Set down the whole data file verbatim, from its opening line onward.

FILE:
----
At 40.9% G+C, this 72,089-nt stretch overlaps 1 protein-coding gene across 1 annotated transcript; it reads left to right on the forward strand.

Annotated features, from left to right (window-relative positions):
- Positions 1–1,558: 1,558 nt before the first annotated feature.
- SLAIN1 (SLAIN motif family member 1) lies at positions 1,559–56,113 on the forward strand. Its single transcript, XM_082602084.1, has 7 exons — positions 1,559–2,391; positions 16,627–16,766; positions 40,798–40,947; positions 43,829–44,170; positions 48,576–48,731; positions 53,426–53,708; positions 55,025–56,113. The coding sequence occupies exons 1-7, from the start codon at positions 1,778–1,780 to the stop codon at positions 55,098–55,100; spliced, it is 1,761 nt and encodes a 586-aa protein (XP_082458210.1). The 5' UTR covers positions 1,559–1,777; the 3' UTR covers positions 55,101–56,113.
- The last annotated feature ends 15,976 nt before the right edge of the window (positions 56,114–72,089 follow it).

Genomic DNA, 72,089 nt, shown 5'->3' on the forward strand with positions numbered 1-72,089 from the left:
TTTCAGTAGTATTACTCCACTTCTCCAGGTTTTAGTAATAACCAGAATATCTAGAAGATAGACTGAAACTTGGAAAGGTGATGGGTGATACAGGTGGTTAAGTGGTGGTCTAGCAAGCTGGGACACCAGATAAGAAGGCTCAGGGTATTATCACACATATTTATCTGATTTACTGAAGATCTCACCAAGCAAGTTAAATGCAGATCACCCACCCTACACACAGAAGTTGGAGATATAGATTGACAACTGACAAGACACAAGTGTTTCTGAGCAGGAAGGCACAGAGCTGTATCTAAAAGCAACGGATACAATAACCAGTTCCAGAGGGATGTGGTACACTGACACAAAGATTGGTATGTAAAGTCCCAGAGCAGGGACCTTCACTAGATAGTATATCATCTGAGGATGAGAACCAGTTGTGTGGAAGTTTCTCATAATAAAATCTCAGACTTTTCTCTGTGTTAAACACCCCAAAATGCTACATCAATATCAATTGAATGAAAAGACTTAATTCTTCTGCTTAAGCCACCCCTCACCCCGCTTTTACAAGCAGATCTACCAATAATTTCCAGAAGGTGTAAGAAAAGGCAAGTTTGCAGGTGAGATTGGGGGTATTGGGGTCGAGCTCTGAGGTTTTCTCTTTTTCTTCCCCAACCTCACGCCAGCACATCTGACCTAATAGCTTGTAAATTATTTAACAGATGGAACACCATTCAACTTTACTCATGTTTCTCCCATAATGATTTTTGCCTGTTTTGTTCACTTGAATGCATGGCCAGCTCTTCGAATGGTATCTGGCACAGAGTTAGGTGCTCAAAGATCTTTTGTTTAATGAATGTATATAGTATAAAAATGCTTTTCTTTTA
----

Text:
At 40.9% G+C, this 72,089-nt stretch overlaps 1 protein-coding gene across 1 annotated transcript; it reads left to right on the forward strand.

Annotated features, from left to right (window-relative positions):
- Positions 1–1,558: 1,558 nt before the first annotated feature.
- SLAIN1 (SLAIN motif family member 1) lies at positions 1,559–56,113 on the forward strand. Its single transcript, XM_082602084.1, has 7 exons — positions 1,559–2,391; positions 16,627–16,766; positions 40,798–40,947; positions 43,829–44,170; positions 48,576–48,731; positions 53,426–53,708; positions 55,025–56,113. The coding sequence occupies exons 1-7, from the start codon at positions 1,778–1,780 to the stop codon at positions 55,098–55,100; spliced, it is 1,761 nt and encodes a 586-aa protein (XP_082458210.1). The 5' UTR covers positions 1,559–1,777; the 3' UTR covers positions 55,101–56,113.
- The last annotated feature ends 15,976 nt before the right edge of the window (positions 56,114–72,089 follow it).

Genomic DNA, 72,089 nt, shown 5'->3' on the forward strand with positions numbered 1-72,089 from the left:
TTTCAGTAGTATTACTCCACTTCTCCAGGTTTTAGTAATAACCAGAATATCTAGAAGATAGACTGAAACTTGGAAAGGTGATGGGTGATACAGGTGGTTAAGTGGTGGTCTAGCAAGCTGGGACACCAGATAAGAAGGCTCAGGGTATTATCACACATATTTATCTGATTTACTGAAGATCTCACCAAGCAAGTTAAATGCAGATCACCCACCCTACACACAGAAGTTGGAGATATAGATTGACAACTGACAAGACACAAGTGTTTCTGAGCAGGAAGGCACAGAGCTGTATCTAAAAGCAACGGATACAATAACCAGTTCCAGAGGGATGTGGTACACTGACACAAAGATTGGTATGTAAAGTCCCAGAGCAGGGACCTTCACTAGATAGTATATCATCTGAGGATGAGAACCAGTTGTGTGGAAGTTTCTCATAATAAAATCTCAGACTTTTCTCTGTGTTAAACACCCCAAAATGCTACATCAATATCAATTGAATGAAAAGACTTAATTCTTCTGCTTAAGCCACCCCTCACCCCGCTTTTACAAGCAGATCTACCAATAATTTCCAGAAGGTGTAAGAAAAGGCAAGTTTGCAGGTGAGATTGGGGGTATTGGGGTCGAGCTCTGAGGTTTTCTCTTTTTCTTCCCCAACCTCACGCCAGCACATCTGACCTAATAGCTTGTAAATTATTTAACAGATGGAACACCATTCAACTTTACTCATGTTTCTCCCATAATGATTTTTGCCTGTTTTGTTCACTTGAATGCATGGCCAGCTCTTCGAATGGTATCTGGCACAGAGTTAGGTGCTCAAAGATCTTTTGTTTAATGAATGTATATAGTATAAAAATGCTTTTCTTTTA